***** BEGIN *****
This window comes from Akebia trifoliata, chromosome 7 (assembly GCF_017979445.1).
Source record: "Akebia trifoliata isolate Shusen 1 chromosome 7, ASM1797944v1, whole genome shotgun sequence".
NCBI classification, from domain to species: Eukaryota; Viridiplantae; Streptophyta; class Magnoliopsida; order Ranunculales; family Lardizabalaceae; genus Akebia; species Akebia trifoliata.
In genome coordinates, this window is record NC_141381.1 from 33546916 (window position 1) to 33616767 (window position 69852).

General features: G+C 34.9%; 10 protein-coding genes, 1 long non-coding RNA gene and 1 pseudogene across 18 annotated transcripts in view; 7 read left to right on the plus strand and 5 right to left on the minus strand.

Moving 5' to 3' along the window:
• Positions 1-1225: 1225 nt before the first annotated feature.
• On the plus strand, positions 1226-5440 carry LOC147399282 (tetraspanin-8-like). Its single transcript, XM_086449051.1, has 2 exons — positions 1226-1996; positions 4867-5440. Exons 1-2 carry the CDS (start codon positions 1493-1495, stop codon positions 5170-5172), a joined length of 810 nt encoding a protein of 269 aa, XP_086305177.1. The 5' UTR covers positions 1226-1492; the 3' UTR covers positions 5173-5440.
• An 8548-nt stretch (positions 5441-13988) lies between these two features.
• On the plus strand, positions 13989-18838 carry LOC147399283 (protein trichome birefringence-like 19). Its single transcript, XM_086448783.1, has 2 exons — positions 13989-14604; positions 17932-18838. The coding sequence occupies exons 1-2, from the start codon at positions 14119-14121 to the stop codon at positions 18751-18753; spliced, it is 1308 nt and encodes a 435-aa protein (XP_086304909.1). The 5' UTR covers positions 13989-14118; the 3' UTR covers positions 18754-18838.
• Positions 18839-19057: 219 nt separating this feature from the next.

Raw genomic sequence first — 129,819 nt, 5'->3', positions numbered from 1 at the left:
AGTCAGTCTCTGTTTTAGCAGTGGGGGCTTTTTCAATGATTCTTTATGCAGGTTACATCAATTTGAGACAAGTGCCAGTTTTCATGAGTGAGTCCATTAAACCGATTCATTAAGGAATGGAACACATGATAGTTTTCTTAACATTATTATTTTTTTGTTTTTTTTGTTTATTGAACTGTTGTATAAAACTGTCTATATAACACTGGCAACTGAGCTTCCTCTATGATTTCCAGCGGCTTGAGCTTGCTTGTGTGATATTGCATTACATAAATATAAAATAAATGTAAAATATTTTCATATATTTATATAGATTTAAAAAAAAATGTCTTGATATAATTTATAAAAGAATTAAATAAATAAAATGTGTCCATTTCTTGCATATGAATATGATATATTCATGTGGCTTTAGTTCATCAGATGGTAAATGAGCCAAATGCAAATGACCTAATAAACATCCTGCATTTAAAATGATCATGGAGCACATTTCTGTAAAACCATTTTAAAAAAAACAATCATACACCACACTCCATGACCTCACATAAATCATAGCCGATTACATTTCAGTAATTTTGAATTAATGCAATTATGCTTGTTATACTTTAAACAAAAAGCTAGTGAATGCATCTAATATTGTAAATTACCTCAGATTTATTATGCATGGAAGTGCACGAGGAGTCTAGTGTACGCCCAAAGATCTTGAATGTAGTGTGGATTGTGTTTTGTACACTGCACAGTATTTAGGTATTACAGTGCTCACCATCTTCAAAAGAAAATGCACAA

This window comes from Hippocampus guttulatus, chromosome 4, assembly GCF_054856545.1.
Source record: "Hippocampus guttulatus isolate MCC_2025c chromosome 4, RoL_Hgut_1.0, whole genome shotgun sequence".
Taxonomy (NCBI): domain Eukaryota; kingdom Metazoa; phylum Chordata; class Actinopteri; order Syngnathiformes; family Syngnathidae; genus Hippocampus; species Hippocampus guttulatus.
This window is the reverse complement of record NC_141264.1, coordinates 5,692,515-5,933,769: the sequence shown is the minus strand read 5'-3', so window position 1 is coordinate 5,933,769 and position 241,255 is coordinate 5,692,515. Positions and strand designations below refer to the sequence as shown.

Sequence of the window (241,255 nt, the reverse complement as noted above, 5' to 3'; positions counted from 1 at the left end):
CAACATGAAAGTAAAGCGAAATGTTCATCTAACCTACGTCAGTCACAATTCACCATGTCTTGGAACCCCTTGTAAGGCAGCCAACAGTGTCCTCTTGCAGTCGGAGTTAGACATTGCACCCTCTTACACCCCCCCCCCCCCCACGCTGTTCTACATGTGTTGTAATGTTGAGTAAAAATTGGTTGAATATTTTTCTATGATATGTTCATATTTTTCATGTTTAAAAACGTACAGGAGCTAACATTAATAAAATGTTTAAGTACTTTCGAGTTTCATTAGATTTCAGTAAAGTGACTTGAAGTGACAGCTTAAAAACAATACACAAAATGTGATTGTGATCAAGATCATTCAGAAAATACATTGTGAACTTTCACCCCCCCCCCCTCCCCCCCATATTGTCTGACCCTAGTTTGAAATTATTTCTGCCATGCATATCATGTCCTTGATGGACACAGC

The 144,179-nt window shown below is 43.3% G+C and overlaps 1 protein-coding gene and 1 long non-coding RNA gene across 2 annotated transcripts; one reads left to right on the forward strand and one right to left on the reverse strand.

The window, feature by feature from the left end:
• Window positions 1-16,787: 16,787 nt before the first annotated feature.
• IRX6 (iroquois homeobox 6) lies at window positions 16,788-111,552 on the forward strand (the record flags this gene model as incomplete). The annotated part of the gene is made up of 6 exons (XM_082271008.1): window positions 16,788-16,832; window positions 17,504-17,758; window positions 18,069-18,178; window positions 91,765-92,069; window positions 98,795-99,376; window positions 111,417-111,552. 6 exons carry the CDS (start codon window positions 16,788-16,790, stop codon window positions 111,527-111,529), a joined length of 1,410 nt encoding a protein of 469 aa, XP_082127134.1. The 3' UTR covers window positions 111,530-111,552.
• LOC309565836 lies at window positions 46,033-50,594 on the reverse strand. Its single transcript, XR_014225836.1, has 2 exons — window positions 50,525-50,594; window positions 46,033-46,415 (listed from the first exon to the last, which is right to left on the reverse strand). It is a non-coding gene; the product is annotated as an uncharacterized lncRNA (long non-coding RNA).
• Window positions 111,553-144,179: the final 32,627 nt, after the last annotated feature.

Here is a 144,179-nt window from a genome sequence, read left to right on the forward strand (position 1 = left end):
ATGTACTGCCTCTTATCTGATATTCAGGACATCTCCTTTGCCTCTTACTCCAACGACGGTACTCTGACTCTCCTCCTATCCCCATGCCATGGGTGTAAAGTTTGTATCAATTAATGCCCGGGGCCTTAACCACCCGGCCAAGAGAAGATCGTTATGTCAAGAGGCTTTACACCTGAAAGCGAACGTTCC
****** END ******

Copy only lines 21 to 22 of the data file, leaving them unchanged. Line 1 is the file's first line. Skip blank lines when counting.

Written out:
The window, feature by feature from the left end:
• Window positions 1-16,787: 16,787 nt before the first annotated feature.